- Once you’ve elected into the 5-year superfunded plan, it will apply to all of the money you contribute. You wouldn’t be able, for example, to give $60,000 and only pro-rate $55,000.
- What you can do, however, is make more than one election throughout the 5 years. Whilst the IRS hasn’t specifically announced this, there is no law saying it cannot be done. What this means is that you can contribute an amount spread over 5 years, and then in 2 years donate another amount, and spread that over 5 years. For years 2-5, you’ll have the breakdown from year one and year two added together to get your total contribution.
- You can “gift-split” with your spouse, meaning you and your partner can contribute up to $30,000 per year ($15,000 each) (or a lump sum of $150,000 into 529 plans).
Each specific plan then has different rules, rates, and allowances. Be sure to take a look at the fine print and fully understand how this specific plan works, what it will cost you in fees, and exactly what it is allowed to be used for.
What are the benefits of superfunding 529 plans?
Surpass the annual gift-tax limit
You can surpass the annual limit for funding a regular 529, without counting towards your lifetime estate and gift tax exemption. For married couples, this is up to $30,000 ($15,000 each).
More time to grow
A super funded contribution gives a higher principal investment more time to grow. The earlier you can start investing, the larger the pot will be when the child needs to take out the money. This Forbes article suggests starting to invest 10 or more years before your child or grandchild starts college.
State tax credits/deductions
Many states offer a state tax credit or a state tax deduction, so you can claim tax off the amounts you have invested in your 529 plans.
No time limits
There is no limit on when your child needs to use their fund, so if they decide to work before University, or even get a scholarship for their Undergraduate but then need the money for their Post-graduate, they can use the contributions. All this time, your investment will be earning money.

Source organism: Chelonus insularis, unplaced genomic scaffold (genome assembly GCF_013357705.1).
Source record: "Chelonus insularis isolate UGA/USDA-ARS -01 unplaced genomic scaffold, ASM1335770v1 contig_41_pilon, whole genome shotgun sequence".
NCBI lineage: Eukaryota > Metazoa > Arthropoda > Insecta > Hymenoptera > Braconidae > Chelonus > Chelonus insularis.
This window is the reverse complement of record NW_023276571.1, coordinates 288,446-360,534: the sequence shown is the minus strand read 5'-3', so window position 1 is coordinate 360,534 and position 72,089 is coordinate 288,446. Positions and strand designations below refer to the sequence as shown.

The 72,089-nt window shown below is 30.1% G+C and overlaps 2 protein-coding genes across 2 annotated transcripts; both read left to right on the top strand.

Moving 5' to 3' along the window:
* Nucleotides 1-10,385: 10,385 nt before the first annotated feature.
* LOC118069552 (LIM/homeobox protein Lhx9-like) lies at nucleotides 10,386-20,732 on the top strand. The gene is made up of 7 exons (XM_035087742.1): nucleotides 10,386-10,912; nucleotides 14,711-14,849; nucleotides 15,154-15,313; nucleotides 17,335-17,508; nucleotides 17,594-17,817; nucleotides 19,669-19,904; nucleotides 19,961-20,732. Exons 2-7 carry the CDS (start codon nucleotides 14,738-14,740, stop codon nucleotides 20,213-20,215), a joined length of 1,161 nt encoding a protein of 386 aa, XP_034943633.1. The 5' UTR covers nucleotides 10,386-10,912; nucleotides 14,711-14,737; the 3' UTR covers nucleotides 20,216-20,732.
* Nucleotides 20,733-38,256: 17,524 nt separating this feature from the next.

Flexibility with Beneficiaries
If you fund your child’s 529 plan and they receive a full scholarship to their university of choice, you can change the beneficiary of the 529 plan to another child or person and still receive the same savings benefits.
What are the drawbacks of superfunding 529 plans?
Missing out on other investments
You could potentially miss out on other investments. If you put all of your money into a 529 plan, you may neglect your retirement fund, for example. Before superfunding a plan, ensure you have the means to do so.
Potential withdrawal penalties
If your child does not go to college, or receives a scholarship and does not need the money, whomever then withdraws the funds would have to pay tax on this, and sometimes a penalty is incurred, usually around 10%.
This, however, is relatively easy to bypass if you have another child or grandchild who could benefit from this plan, as most plans are quite easy to move between beneficiaries. You can even make yourself the beneficiary!
Ineligibility for state tax credits
In some states, superfunding a 529 makes you ineligible for state tax credits.
Contributing too much
You could contribute too much to your 529 plan. As withdrawals are specific, you need to make sure that all of the money is actually needed for higher education so you or your beneficiary don’t incur fees and tax for no reason.
Overall, the 529 plan is a very useful tool if you want to fund the education of your children or any beneficiary tax-free and offers flexibility not available in other tax-saving strategies. While superfunding a 529 plan can be a wise choice if you have the means to do so, it is also important to weigh the pros and cons to decide if it will help you meet your financial goals. If you are interested in learning more, set up a free tax discovery session, and we will be happy to help you decide if this is a good tax strategy for your situation.